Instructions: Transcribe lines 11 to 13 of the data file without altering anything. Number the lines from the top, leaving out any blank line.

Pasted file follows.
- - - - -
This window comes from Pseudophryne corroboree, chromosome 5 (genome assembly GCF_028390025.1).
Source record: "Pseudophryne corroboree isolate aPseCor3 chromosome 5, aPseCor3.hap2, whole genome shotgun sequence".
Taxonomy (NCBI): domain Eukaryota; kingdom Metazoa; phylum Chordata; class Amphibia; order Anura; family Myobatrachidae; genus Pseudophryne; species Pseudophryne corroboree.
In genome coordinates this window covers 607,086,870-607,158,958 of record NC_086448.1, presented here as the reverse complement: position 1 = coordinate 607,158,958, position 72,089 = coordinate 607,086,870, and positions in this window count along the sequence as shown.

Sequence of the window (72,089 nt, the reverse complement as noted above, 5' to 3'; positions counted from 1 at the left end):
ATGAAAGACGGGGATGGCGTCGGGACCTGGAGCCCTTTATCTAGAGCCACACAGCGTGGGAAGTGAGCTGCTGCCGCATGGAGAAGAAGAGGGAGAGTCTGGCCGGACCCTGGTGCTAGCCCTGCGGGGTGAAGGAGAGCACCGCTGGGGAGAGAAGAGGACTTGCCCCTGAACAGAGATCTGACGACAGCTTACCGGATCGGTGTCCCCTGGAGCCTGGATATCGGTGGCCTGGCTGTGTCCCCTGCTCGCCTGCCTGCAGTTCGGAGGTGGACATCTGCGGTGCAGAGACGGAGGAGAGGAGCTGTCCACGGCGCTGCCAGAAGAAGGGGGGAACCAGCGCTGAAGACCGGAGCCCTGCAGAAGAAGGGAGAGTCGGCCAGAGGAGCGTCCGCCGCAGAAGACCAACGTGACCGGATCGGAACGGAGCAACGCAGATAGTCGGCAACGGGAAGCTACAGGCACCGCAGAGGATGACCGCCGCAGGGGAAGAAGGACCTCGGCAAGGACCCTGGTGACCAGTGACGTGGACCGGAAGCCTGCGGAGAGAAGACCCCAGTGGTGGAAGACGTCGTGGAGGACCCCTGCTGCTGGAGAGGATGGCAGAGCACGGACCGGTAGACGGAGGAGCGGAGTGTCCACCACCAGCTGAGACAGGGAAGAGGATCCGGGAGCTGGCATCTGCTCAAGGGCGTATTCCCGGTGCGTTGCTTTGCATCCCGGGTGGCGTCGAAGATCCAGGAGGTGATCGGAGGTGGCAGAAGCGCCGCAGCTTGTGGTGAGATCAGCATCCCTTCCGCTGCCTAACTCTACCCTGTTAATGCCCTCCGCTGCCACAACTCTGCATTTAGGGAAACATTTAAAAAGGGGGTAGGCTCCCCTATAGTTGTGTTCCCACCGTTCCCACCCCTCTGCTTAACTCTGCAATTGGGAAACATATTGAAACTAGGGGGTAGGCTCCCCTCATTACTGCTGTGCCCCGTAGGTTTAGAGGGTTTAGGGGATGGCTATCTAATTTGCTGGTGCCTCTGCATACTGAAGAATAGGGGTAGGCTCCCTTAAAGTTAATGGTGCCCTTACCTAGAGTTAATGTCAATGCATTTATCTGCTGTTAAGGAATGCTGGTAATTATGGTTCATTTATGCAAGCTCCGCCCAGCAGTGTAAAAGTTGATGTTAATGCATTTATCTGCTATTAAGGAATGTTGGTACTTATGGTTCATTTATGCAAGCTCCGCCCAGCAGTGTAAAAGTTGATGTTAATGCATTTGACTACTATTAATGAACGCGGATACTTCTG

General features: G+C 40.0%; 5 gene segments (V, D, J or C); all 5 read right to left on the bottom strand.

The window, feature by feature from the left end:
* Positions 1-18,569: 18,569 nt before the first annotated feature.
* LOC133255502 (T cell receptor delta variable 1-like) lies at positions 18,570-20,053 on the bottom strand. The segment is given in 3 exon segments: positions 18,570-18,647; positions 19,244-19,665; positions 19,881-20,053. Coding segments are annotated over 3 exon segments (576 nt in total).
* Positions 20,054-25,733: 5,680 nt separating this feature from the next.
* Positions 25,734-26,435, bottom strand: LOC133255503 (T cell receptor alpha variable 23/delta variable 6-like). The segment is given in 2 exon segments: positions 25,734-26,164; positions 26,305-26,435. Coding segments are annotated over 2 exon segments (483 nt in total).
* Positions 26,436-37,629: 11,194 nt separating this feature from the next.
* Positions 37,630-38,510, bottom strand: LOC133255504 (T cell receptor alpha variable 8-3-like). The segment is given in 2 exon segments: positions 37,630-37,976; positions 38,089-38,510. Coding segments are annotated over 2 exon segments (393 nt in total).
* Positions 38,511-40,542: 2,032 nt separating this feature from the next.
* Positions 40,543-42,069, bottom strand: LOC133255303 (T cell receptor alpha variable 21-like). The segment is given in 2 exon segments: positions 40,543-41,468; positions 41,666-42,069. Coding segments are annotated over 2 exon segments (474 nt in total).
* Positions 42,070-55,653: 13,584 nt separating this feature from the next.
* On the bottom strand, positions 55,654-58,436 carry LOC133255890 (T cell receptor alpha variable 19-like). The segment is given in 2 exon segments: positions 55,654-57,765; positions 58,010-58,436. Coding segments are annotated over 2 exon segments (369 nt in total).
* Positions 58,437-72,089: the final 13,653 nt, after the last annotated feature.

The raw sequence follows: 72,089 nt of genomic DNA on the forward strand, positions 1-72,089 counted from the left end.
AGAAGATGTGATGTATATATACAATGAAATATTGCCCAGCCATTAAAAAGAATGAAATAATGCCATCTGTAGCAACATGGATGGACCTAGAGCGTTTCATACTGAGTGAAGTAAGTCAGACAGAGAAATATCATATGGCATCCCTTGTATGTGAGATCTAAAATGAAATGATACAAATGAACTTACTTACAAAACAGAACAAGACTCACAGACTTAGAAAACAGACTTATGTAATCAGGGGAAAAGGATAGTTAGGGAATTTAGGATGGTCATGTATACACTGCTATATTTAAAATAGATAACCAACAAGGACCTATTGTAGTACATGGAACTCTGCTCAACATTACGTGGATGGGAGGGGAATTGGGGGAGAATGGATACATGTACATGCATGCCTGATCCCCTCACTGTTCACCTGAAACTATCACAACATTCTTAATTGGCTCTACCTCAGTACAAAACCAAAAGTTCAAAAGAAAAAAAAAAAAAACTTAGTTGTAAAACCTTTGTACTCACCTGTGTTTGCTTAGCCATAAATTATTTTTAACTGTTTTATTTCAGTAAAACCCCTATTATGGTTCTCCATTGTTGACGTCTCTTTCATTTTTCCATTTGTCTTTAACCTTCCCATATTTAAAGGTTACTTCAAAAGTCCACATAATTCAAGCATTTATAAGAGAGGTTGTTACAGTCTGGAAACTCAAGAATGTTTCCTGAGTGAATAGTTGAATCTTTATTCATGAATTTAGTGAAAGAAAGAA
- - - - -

* Positions 20,054-25,733: 5,680 nt separating this feature from the next.
* Positions 25,734-26,435, bottom strand: LOC133255503 (T cell receptor alpha variable 23/delta variable 6-like). The segment is given in 2 exon segments: positions 25,734-26,164; positions 26,305-26,435. Coding segments are annotated over 2 exon segments (483 nt in total).
* Positions 26,436-37,629: 11,194 nt separating this feature from the next.